Can you imagine being blacklisted as a ‘dangerous’ borrower on the credit reference bureau (CRB) because you owe a lender 200 shillings and below?
What is more painful is that after being blacklisted on CRB for owing less than 200 shillings, you will have to pay 2,200 shillings to clear your name. Painful. Right?
It has now emerged that 500,000 Kenyans listed by various credit reference bureaus owe less than 200 shillings, further unearthing an extent some lenders are willing to go to destroy their borrowers’ credit future.
All the 500,000 Kenyans blacklisted for owing less than 200 shillings took their loans from mobile loan apps but either delayed or failed to pay back.
Kenya has over 500 digital lenders who issue micro-loans to Kenyans within a short period of time, mostly one month to be paid back with an interest.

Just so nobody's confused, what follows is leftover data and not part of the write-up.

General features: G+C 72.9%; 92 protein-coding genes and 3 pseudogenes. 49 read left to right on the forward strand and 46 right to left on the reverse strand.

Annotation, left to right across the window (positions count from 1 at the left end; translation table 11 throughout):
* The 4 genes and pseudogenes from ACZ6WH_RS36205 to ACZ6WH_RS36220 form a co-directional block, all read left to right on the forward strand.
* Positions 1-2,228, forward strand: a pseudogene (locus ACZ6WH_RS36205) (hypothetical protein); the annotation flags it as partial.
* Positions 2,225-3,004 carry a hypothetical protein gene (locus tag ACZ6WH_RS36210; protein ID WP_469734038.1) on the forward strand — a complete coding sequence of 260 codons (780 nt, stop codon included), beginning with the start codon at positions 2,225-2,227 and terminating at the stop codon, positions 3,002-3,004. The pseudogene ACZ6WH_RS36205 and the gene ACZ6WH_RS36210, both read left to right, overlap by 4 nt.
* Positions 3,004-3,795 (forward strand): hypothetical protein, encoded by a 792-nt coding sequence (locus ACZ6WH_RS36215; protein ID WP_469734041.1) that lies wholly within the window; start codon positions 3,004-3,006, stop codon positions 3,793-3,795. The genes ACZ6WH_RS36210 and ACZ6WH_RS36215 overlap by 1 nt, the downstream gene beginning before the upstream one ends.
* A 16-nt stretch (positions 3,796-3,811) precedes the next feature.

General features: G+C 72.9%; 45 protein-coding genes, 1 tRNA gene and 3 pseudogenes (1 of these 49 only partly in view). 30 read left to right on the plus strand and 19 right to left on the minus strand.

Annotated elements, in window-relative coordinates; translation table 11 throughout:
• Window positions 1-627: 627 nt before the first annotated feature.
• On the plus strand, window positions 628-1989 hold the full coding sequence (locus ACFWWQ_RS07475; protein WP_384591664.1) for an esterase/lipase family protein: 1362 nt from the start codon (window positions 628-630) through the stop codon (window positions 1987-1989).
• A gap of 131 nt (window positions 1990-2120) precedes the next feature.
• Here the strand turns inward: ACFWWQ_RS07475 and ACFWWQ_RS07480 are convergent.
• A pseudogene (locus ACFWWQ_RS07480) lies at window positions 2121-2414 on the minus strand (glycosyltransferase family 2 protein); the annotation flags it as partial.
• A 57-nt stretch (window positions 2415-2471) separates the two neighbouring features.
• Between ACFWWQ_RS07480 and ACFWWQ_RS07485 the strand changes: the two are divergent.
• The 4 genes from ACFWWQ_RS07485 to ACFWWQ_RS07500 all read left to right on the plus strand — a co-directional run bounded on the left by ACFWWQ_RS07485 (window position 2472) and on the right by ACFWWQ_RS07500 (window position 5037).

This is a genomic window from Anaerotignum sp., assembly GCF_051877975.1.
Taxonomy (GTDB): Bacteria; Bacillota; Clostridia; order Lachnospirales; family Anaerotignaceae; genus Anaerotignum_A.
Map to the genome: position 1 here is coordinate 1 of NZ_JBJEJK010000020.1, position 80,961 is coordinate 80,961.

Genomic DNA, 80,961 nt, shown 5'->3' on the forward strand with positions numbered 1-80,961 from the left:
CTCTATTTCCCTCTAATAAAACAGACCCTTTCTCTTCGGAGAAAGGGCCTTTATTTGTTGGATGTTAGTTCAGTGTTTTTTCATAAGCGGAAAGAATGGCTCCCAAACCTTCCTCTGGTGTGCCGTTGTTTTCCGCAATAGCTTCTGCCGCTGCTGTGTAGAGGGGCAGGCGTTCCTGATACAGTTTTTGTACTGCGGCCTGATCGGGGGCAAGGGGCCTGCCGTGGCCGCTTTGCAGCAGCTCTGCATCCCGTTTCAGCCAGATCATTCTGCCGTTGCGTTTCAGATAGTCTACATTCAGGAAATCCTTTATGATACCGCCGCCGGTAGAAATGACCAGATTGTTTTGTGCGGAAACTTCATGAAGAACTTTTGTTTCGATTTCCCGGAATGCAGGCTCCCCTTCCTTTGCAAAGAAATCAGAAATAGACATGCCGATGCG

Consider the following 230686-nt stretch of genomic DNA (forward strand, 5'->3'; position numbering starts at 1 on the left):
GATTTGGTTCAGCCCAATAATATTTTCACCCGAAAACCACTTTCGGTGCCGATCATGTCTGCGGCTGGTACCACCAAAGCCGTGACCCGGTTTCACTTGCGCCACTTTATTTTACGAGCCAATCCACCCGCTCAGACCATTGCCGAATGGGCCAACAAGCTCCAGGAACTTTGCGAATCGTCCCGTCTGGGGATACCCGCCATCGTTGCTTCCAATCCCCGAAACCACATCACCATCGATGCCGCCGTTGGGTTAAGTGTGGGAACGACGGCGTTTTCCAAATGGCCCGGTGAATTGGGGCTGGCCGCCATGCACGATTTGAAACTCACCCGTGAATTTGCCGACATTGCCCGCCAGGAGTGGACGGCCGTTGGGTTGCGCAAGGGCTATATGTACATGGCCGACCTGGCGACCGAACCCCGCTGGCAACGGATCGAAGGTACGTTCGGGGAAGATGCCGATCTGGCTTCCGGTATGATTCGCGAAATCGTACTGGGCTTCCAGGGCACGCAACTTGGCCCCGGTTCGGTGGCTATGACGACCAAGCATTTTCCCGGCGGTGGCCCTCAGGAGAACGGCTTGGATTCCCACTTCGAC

Digital lenders in Kenya have been accused of charging high-interest rates at the expense of desperate Kenyans. The highest interest rate for a mobile loan in Kenya now stands at 35 percent with the shortest period of one to pay the loan being seven days.
The Central Bank through Governor Patrick Njoroge has termed digital lenders in Kenya as enhanced shylocks who use digital platforms to steal from their customers through exorbitant interest rates.
The government estimates that all the 500,000 listed on CRB for owing less than 200 shillings are youth between 18 to 24 years who borrow to gamble, lose and fail to pay back.
The government says 76 percent of Kenyan youth are gamblers who have taken up betting as a source of livelihood and not leisure.
There are calls for the Central Bank of Kenya to regulate digital lenders and shield Kenyans from the pain they are going through.
During the week, CBK issued a directive to commercial banks and microfinance institutions not to list a borrower on the CRB until one has failed to pay within 6 months after the maturity of the loan. The directive is to become effective in 3 months.